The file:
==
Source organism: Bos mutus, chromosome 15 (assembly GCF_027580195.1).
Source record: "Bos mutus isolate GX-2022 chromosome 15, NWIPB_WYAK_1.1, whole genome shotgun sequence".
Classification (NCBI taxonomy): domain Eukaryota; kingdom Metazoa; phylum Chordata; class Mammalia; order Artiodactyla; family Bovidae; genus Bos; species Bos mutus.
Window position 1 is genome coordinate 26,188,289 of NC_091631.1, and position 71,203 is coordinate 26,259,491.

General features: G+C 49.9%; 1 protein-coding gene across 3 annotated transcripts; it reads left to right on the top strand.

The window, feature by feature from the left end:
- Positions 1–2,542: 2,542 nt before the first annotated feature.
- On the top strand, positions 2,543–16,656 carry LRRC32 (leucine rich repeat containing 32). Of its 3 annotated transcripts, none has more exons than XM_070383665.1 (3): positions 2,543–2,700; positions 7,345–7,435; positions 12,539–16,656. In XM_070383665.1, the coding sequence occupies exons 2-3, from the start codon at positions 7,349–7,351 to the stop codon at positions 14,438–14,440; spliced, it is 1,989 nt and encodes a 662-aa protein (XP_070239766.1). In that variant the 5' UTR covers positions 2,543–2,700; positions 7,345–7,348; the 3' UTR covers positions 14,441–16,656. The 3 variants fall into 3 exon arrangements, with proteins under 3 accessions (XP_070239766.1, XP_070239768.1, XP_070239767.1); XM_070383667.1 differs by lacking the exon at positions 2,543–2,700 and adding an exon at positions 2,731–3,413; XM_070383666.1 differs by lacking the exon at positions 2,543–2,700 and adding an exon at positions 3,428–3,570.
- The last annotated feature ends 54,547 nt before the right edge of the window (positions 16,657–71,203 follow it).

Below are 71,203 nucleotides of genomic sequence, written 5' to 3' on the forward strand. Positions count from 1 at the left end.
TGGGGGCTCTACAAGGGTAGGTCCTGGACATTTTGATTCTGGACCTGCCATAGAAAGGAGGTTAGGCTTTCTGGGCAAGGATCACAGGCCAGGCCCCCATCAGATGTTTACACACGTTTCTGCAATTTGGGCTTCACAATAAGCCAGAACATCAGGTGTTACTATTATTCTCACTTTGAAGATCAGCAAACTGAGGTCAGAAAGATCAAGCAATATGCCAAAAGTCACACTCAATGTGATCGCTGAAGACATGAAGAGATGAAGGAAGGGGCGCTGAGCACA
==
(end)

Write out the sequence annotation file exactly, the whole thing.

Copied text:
Source organism: Bos mutus, chromosome 15 (assembly GCF_027580195.1).
Source record: "Bos mutus isolate GX-2022 chromosome 15, NWIPB_WYAK_1.1, whole genome shotgun sequence".
Classification (NCBI taxonomy): domain Eukaryota; kingdom Metazoa; phylum Chordata; class Mammalia; order Artiodactyla; family Bovidae; genus Bos; species Bos mutus.
Window position 1 is genome coordinate 26,188,289 of NC_091631.1, and position 71,203 is coordinate 26,259,491.

General features: G+C 49.9%; 1 protein-coding gene across 3 annotated transcripts; it reads left to right on the top strand.

The window, feature by feature from the left end:
- Positions 1–2,542: 2,542 nt before the first annotated feature.
- On the top strand, positions 2,543–16,656 carry LRRC32 (leucine rich repeat containing 32). Of its 3 annotated transcripts, none has more exons than XM_070383665.1 (3): positions 2,543–2,700; positions 7,345–7,435; positions 12,539–16,656. In XM_070383665.1, the coding sequence occupies exons 2-3, from the start codon at positions 7,349–7,351 to the stop codon at positions 14,438–14,440; spliced, it is 1,989 nt and encodes a 662-aa protein (XP_070239766.1). In that variant the 5' UTR covers positions 2,543–2,700; positions 7,345–7,348; the 3' UTR covers positions 14,441–16,656. The 3 variants fall into 3 exon arrangements, with proteins under 3 accessions (XP_070239766.1, XP_070239768.1, XP_070239767.1); XM_070383667.1 differs by lacking the exon at positions 2,543–2,700 and adding an exon at positions 2,731–3,413; XM_070383666.1 differs by lacking the exon at positions 2,543–2,700 and adding an exon at positions 3,428–3,570.
- The last annotated feature ends 54,547 nt before the right edge of the window (positions 16,657–71,203 follow it).

Below are 71,203 nucleotides of genomic sequence, written 5' to 3' on the forward strand. Positions count from 1 at the left end.
TGGGGGCTCTACAAGGGTAGGTCCTGGACATTTTGATTCTGGACCTGCCATAGAAAGGAGGTTAGGCTTTCTGGGCAAGGATCACAGGCCAGGCCCCCATCAGATGTTTACACACGTTTCTGCAATTTGGGCTTCACAATAAGCCAGAACATCAGGTGTTACTATTATTCTCACTTTGAAGATCAGCAAACTGAGGTCAGAAAGATCAAGCAATATGCCAAAAGTCACACTCAATGTGATCGCTGAAGACATGAAGAGATGAAGGAAGGGGCGCTGAGCACA